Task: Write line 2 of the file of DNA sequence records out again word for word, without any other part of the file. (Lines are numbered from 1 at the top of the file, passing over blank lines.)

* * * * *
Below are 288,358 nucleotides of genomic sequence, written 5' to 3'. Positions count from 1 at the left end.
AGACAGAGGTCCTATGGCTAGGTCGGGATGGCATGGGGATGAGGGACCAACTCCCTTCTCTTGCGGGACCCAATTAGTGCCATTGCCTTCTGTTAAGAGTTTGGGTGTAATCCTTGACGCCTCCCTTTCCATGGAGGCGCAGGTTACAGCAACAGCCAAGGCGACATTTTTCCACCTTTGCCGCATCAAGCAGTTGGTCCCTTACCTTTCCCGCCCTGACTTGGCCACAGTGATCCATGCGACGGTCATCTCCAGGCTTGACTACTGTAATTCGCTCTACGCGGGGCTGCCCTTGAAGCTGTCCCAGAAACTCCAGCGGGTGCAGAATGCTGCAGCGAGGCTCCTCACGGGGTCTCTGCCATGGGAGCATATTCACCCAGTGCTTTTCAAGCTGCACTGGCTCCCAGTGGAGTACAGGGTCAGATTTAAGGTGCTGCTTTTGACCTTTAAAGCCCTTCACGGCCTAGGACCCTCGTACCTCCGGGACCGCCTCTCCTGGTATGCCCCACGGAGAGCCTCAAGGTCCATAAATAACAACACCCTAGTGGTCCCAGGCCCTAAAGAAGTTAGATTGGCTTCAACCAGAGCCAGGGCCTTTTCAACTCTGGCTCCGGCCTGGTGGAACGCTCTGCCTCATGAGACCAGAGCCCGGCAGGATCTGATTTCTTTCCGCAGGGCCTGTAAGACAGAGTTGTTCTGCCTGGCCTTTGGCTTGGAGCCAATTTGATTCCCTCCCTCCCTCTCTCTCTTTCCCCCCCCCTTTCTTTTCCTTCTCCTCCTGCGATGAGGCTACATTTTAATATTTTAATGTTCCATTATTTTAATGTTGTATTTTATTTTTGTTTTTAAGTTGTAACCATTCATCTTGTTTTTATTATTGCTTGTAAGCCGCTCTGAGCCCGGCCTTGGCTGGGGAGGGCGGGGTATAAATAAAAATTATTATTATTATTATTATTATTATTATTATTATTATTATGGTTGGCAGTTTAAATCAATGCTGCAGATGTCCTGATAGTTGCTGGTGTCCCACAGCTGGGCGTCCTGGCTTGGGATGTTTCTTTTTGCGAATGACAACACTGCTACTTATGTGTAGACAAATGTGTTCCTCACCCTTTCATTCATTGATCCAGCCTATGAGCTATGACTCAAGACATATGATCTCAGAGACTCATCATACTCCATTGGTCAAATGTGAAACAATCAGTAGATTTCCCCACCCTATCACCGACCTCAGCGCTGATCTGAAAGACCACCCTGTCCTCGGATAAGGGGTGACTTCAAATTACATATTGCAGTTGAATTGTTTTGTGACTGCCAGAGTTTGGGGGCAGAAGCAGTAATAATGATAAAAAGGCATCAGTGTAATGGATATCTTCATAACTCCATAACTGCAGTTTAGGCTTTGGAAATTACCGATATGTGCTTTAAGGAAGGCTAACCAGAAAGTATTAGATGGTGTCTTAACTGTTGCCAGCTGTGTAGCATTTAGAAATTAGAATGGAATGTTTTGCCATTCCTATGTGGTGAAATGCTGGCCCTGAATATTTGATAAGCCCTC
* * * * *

AGACAGAGGTCCTATGGCTAGGTCGGGATGGCATGGGGATGAGGGACCAACTCCCTTCTCTTGCGGGACCCAATTAGTGCCATTGCCTTCTGTTAAGAGTTTGGGTGTAATCCTTGACGCCTCCCTTTCCATGGAGGCGCAGGTTACAGCAACAGCCAAGGCGACATTTTTCCACCTTTGCCGCATCAAGCAGTTGGTCCCTTACCTTTCCCGCCCTGACTTGGCCACAGTGATCCATGCGACGGTCATCTCCAGGCTTGACTACTGTAATTCGCTCTACGCGGGGCTGCCCTTGAAGCTGTCCCAGAAACTCCAGCGGGTGCAGAATGCTGCAGCGAGGCTCCTCACGGGGTCTCTGCCATGGGAGCATATTCACCCAGTGCTTTTCAAGCTGCACTGGCTCCCAGTGGAGTACAGGGTCAGATTTAAGGTGCTGCTTTTGACCTTTAAAGCCCTTCACGGCCTAGGACCCTCGTACCTCCGGGACCGCCTCTCCTGGTATGCCCCACGGAGAGCCTCAAGGTCCATAAATAACAACACCCTAGTGGTCCCAGGCCCTAAAGAAGTTAGATTGGCTTCAACCAGAGCCAGGGCCTTTTCAACTCTGGCTCCGGCCTGGTGGAACGCTCTGCCTCATGAGACCAGAGCCCGGCAGGATCTGATTTCTTTCCGCAGGGCCTGTAAGACAGAGTTGTTCTGCCTGGCCTTTGGCTTGGAGCCAATTTGATTCCCTCCCTCCCTCTCTCTCTTTCCCCCCCCCTTTCTTTTCCTTCTCCTCCTGCGATGAGGCTACATTTTAATATTTTAATGTTCCATTATTTTAATGTTGTATTTTATTTTTGTTTTTAAGTTGTAACCATTCATCTTGTTTTTATTATTGCTTGTAAGCCGCTCTGAGCCCGGCCTTGGCTGGGGAGGGCGGGGTATAAATAAAAATTATTATTATTATTATTATTATTATTATTATTATTATTATGGTTGGCAGTTTAAATCAATGCTGCAGATGTCCTGATAGTTGCTGGTGTCCCACAGCTGGGCGTCCTGGCTTGGGATGTTTCTTTTTGCGAATGACAACACTGCTACTTATGTGTAGACAAATGTGTTCCTCACCCTTTCATTCATTGATCCAGCCTATGAGCTATGACTCAAGACATATGATCTCAGAGACTCATCATACTCCATTGGTCAAATGTGAAACAATCAGTAGATTTCCCCACCCTATCACCGACCTCAGCGCTGATCTGAAAGACCACCCTGTCCTCGGATAAGGGGTGACTTCAAATTACATATTGCAGTTGAATTGTTTTGTGACTGCCAGAGTTTGGGGGCAGAAGCAGTAATAATGATAAAAAGGCATCAGTGTAATGGATATCTTCATAACTCCATAACTGCAGTTTAGGCTTTGGAAATTACCGATATGTGCTTTAAGGAAGGCTAACCAGAAAGTATTAGATGGTGTCTTAACTGTTGCCAGCTGTGTAGCATTTAGAAATTAGAATGGAATGTTTTGCCATTCCTATGTGGTGAAATGCTGGCCCTGAATATTTGATAAGCCCTC